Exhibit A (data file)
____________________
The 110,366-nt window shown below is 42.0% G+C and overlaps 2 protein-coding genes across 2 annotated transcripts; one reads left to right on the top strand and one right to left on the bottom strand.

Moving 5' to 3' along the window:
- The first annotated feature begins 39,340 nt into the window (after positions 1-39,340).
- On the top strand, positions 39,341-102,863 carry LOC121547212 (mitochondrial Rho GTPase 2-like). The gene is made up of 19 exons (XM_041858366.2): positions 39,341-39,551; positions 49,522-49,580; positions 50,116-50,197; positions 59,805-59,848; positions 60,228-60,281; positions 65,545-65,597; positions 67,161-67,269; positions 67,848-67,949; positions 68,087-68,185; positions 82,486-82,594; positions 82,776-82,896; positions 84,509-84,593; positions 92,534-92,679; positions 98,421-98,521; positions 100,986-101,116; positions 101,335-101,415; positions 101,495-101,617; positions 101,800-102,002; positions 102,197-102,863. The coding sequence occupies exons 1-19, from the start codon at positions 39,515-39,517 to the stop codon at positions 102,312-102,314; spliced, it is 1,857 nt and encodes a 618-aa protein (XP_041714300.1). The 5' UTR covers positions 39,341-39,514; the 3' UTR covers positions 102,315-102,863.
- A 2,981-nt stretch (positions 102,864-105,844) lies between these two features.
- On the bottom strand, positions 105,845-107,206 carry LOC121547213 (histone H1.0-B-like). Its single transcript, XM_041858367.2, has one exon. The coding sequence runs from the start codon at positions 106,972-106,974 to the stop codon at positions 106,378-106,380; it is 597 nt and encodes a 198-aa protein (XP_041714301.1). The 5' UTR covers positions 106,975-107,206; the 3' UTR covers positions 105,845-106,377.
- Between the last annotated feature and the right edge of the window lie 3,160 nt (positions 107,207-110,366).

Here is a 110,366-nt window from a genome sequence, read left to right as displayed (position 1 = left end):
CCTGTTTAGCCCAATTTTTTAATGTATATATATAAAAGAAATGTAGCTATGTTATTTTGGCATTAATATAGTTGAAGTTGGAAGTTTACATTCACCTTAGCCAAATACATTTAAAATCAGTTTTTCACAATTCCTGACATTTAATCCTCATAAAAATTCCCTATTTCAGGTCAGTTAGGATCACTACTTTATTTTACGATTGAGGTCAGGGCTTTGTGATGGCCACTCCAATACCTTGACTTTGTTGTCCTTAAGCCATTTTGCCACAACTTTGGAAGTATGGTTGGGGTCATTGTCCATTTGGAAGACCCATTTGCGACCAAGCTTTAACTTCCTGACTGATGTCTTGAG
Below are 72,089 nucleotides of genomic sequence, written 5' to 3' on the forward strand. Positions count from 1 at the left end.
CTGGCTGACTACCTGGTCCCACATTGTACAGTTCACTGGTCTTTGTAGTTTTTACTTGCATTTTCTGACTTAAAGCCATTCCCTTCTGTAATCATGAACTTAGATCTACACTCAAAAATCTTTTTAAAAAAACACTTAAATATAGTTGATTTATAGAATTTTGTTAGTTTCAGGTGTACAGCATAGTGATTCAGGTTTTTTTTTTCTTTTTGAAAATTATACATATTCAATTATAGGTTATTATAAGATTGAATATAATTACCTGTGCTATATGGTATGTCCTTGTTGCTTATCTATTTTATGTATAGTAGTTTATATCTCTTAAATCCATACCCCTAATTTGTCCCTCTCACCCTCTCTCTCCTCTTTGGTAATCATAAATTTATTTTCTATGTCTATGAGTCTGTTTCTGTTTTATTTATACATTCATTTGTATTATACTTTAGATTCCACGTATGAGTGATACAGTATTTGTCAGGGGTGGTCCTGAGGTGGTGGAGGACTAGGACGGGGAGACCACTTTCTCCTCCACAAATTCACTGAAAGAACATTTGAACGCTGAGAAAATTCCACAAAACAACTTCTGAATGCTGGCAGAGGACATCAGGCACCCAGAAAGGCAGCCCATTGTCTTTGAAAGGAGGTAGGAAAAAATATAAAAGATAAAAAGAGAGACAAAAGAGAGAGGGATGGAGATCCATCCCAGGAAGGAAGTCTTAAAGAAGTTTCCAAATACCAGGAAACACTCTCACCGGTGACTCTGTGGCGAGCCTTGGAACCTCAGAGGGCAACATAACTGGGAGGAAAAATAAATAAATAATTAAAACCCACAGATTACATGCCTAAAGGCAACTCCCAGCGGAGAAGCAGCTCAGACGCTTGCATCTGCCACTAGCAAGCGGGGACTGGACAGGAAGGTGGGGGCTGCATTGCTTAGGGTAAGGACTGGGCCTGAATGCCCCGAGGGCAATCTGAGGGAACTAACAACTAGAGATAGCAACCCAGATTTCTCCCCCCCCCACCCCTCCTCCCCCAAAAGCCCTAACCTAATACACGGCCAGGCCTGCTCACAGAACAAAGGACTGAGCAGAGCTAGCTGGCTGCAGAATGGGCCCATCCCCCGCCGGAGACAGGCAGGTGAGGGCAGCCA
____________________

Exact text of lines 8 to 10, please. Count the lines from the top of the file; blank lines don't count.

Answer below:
Here is a 110,366-nt window from a genome sequence, read left to right as displayed (position 1 = left end):
CCTGTTTAGCCCAATTTTTTAATGTATATATATAAAAGAAATGTAGCTATGTTATTTTGGCATTAATATAGTTGAAGTTGGAAGTTTACATTCACCTTAGCCAAATACATTTAAAATCAGTTTTTCACAATTCCTGACATTTAATCCTCATAAAAATTCCCTATTTCAGGTCAGTTAGGATCACTACTTTATTTTACGATTGAGGTCAGGGCTTTGTGATGGCCACTCCAATACCTTGACTTTGTTGTCCTTAAGCCATTTTGCCACAACTTTGGAAGTATGGTTGGGGTCATTGTCCATTTGGAAGACCCATTTGCGACCAAGCTTTAACTTCCTGACTGATGTCTTGAG
Below are 72,089 nucleotides of genomic sequence, written 5' to 3' on the forward strand. Positions count from 1 at the left end.